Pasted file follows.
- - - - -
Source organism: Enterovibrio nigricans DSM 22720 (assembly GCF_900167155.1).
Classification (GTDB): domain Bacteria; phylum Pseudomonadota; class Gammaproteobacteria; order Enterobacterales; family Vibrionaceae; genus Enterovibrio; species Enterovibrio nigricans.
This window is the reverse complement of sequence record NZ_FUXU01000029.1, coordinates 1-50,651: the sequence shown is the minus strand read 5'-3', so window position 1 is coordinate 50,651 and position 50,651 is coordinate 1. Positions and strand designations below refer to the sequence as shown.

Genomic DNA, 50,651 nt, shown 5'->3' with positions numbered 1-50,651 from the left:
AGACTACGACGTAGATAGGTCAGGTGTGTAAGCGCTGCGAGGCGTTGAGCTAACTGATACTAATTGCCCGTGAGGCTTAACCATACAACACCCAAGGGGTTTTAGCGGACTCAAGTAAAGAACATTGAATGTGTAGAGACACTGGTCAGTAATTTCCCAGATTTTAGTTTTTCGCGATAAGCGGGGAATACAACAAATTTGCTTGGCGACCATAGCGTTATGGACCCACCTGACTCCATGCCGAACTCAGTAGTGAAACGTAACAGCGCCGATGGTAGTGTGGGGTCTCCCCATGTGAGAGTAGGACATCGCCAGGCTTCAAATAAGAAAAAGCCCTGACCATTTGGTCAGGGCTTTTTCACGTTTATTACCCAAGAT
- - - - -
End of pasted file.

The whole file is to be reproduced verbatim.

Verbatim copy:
Source organism: Enterovibrio nigricans DSM 22720 (assembly GCF_900167155.1).
Classification (GTDB): domain Bacteria; phylum Pseudomonadota; class Gammaproteobacteria; order Enterobacterales; family Vibrionaceae; genus Enterovibrio; species Enterovibrio nigricans.
This window is the reverse complement of sequence record NZ_FUXU01000029.1, coordinates 1-50,651: the sequence shown is the minus strand read 5'-3', so window position 1 is coordinate 50,651 and position 50,651 is coordinate 1. Positions and strand designations below refer to the sequence as shown.

Genomic DNA, 50,651 nt, shown 5'->3' with positions numbered 1-50,651 from the left:
AGACTACGACGTAGATAGGTCAGGTGTGTAAGCGCTGCGAGGCGTTGAGCTAACTGATACTAATTGCCCGTGAGGCTTAACCATACAACACCCAAGGGGTTTTAGCGGACTCAAGTAAAGAACATTGAATGTGTAGAGACACTGGTCAGTAATTTCCCAGATTTTAGTTTTTCGCGATAAGCGGGGAATACAACAAATTTGCTTGGCGACCATAGCGTTATGGACCCACCTGACTCCATGCCGAACTCAGTAGTGAAACGTAACAGCGCCGATGGTAGTGTGGGGTCTCCCCATGTGAGAGTAGGACATCGCCAGGCTTCAAATAAGAAAAAGCCCTGACCATTTGGTCAGGGCTTTTTCACGTTTATTACCCAAGAT